April 20, 2012

Grand Central Terminal, circa 1950.

Grand Central Terminal, circa 1950.

New York is still restless and dynamic, ideal for the constantly moving images that make a movie. It’s certainly a place of action but compared to a film such as Taxi Driver, where desaturated color accentuated the city’s 1970s grubbiness, the old black-and-white classics were poetry in motion. The city is still fast-paced, but for how long? No one talks anymore, except to a contraption. Obama’s people have made sure that New York City and the United States will become a new people:  people from Africa, Mexico, and the Far East. The gates to mass immigration are open and will stay open for another four years once Obama is reelected. Coming through immigration I was welcomed in Greek and I was wished a happy Easter. The officer was the only white man in the booths, a burly Greek.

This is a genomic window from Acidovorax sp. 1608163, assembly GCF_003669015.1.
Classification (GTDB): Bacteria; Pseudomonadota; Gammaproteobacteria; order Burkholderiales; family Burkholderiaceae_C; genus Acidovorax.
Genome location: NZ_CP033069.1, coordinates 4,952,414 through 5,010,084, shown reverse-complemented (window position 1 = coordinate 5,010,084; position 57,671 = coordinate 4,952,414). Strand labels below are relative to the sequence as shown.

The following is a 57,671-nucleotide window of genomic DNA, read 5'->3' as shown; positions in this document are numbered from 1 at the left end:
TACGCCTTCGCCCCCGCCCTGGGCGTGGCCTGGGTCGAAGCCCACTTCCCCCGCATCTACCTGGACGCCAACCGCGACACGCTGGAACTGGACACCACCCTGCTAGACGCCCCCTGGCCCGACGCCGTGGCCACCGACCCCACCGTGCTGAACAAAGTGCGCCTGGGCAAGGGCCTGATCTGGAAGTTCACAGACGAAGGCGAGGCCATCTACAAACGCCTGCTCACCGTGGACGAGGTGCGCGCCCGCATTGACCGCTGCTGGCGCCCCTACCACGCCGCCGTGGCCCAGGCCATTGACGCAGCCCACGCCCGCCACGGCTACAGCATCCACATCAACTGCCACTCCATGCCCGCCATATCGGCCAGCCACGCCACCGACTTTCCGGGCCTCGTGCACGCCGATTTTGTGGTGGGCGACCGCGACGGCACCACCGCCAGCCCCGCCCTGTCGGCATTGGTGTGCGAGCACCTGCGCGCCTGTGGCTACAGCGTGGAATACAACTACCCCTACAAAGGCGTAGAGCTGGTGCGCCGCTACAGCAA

Last week I went over to Michael Mailer’s house in Brooklyn Heights. The driver was Eastern European but polite. For a moment I was back watching Manhattan Melodrama, or Manhattan, or better yet, A Tree Grows in Brooklyn. Or Pickup on South Street, Miracle on 34th Street, and Slaughter on Tenth Avenue.

Noo Yawk is a movie, and Brooklyn still has some parts of that black-and-white movie that made the city larger than life and a place that defines glamour, danger, adventure, and romance. More than sixty years after I first laid eyes on the place, I am still in awe—but of the past, not of the present. “Remember the Biltmore!” is my rallying cry.



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